19th century US history is mostly a horror show, but it need not have been so. As we are reminded by this, reposted from the always-interesting Today in History page of the History Channel’s website:
12 November 1867: U.S. reconsiders war with Plains Indians
After more than a decade of ineffective military campaigns and infamous atrocities, a conference begins at Fort Laramie to discuss alternative solutions to the “Indian problem” and to initiate peace negotiations with the Sioux.
The United States had been fighting periodic battles with Sioux and Cheyenne tribes since the 1854. That year, the Grattan Massacre inspired loud calls for revenge, though largely unjustified, against the Plains Indians. Full-scale war erupted on the plains in 1864, leading to vicious fighting and the inexcusable Sand Creek Massacre, during which Colorado militiamen killed 105 Cheyenne women and children who were living peacefully at their winter camp.
By 1867, the cost of the war against the Plains Indians, the Army’s failure to achieve decisive results, and news of atrocities like those at Sand Creek turned the American public and U.S. Congress against the Army’s aggressive military solution to the “Indian problem.”
Concluding that peaceful negotiations were preferable to war, the attendees at the Fort Laramie conference initiated talks with the Sioux. The talks bore results the following year when U.S. negotiators agreed to abandon American forts on the Bozeman Trail in Wyoming and Montana, leaving the territory in the hands of the Sioux.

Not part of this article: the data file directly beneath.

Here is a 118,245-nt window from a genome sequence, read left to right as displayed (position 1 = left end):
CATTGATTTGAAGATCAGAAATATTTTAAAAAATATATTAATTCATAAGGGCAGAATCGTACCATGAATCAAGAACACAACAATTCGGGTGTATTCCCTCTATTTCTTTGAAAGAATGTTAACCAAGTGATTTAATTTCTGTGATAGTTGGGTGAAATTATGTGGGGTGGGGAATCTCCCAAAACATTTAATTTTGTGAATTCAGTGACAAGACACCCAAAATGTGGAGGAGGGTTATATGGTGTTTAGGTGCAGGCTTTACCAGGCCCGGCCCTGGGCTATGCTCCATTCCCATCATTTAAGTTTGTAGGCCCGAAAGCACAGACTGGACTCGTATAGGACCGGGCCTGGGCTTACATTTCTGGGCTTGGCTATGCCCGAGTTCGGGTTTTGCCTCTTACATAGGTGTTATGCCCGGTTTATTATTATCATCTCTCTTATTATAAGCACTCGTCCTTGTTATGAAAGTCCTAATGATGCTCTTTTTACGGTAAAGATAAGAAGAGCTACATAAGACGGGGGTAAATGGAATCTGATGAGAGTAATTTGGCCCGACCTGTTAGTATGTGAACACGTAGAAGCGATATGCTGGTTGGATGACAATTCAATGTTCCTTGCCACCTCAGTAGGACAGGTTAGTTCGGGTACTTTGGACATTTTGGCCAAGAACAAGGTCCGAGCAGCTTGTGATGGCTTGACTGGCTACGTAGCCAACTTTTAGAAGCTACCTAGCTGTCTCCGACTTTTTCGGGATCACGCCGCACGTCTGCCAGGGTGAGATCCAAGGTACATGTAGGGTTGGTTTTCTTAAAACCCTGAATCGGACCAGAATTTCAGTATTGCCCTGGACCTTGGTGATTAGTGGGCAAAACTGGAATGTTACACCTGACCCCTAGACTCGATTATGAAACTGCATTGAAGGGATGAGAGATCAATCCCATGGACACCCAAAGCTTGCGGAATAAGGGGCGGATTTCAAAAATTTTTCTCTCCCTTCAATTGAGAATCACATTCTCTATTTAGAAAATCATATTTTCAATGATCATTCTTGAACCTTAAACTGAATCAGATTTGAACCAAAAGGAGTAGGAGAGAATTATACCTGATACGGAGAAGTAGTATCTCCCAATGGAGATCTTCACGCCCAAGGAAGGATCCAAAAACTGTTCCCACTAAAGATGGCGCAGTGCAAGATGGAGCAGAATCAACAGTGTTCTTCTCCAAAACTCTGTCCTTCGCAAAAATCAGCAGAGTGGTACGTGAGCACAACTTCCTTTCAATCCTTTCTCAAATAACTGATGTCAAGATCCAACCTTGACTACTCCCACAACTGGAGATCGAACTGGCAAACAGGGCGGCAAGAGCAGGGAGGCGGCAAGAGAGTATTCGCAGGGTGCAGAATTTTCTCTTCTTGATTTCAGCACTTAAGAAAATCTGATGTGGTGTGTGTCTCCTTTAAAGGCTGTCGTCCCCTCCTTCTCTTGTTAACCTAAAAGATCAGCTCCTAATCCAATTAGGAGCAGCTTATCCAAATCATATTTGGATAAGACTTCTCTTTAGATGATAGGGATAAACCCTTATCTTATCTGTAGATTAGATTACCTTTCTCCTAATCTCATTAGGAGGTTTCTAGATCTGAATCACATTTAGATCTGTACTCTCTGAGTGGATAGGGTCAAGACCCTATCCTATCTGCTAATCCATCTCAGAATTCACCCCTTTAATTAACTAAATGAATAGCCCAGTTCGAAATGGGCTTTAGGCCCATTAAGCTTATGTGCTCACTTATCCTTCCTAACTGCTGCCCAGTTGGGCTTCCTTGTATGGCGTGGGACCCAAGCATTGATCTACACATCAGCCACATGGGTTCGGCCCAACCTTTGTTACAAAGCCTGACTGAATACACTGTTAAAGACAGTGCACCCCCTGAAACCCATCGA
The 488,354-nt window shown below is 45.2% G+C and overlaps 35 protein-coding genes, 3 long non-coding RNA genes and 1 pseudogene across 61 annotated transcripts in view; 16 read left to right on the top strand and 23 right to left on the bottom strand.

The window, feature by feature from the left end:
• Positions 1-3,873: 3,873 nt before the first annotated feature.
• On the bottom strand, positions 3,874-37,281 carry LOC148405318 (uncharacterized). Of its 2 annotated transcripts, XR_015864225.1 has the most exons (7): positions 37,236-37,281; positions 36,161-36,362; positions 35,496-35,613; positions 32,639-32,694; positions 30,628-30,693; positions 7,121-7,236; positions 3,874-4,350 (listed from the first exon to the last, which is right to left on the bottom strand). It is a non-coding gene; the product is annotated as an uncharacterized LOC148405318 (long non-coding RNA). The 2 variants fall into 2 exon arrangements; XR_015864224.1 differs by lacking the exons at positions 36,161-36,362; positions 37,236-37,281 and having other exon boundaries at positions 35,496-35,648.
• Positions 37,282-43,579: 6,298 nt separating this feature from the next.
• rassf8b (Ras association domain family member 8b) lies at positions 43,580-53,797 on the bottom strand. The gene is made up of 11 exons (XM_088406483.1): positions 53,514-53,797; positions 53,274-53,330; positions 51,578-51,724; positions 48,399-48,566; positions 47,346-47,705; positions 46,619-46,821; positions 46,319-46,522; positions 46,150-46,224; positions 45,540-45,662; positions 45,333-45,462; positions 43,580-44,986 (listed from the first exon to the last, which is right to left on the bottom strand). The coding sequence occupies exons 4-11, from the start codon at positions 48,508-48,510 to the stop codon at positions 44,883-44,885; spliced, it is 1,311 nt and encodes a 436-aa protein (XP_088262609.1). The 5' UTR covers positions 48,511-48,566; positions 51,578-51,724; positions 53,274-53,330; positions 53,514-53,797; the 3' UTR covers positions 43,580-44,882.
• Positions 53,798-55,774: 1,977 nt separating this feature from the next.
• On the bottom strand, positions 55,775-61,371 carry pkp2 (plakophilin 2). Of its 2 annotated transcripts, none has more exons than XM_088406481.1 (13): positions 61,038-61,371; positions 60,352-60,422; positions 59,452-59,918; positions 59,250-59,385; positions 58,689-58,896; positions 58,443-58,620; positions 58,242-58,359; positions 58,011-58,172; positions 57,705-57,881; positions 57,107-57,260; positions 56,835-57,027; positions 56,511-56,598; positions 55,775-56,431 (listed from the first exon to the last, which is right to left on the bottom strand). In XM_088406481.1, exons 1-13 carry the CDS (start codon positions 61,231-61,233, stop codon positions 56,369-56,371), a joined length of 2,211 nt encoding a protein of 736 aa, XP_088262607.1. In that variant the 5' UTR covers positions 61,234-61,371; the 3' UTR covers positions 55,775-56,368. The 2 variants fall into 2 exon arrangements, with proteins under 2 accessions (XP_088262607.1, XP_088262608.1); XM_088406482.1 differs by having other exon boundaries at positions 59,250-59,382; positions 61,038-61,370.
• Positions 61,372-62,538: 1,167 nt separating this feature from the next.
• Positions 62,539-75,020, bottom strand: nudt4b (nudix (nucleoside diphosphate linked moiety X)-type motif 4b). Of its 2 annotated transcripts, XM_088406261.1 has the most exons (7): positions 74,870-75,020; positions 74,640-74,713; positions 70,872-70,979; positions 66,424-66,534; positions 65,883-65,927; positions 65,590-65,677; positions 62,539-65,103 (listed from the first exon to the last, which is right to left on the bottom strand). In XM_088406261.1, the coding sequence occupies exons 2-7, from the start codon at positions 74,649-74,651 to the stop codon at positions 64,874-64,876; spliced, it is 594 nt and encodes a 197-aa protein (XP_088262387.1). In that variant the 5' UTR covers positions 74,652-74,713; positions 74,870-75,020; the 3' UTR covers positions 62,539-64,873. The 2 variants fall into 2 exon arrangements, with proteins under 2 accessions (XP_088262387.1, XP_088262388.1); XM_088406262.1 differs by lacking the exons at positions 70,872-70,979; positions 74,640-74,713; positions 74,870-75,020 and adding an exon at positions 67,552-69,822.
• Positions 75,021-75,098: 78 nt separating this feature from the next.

However, the promise of peace on the central plains was fleeting. Concern about wars between the different Indian tribes led the U.S. to renege on its promise to provide guns to the Cheyenne, and the angry Indians took revenge on Kansas settlements by killing 15 men and raping five women. By late 1868, American soldiers were again preparing for war on the Plains.
For More Information
Summary from the Milestone Documents website, by Mark R. Ellis (Assoc Prof of History, U Nebraska at Kearney):
The Treaty of Fort Laramie (1868) was an agreement between the United States and various bands of Lakota Sioux, Yanktonai Sioux, Santee Sioux, and Arapaho. The treaty ended Red Cloud’s War (1866–1867), established the boundaries of the Great Sioux Reservation, and protected Sioux hunting grounds and the sacred Black Hills from white encroachment. Other provisions of the Treaty of Fort Laramie served as agents of assimilation by trying to induce the Indians to take up farming, wear non-Indian clothing, and educate their children.
The Treaty of Fort Laramie was one of the last great treaties signed between the American government and the Plains Indians. Despite the peaceful intentions of the treaty, the unwillingness of the federal government to live up to its stipulations and the inability of the signing tribes to enforce the treaty on all their members resulted in the Great Sioux War (also known as the Black Hills War) of 1876–1877 and their eventual removal. …
See the Wikipedia entry on the second Treaty of Fort Laramie, aka the Sioux Treaty of 1868. How it was made. How it was broken. Results, echoing down to our time.
See the text of the Treaty at the PBS website, in pages about the 1996 documentary New Perspectives on the West.
Posts about Notes from the Past
For more see the FM Reference Page History – economic, military and geopolitical.
Notes with advice from our past:
- From the 3rd century BC, Polybius warns us about demographic collapse, 11 June 2008
- America’s grand strategy: lessons from our past, 30 June 2008
- President Grant warns us about the dangers of national hubris, 1 July 2008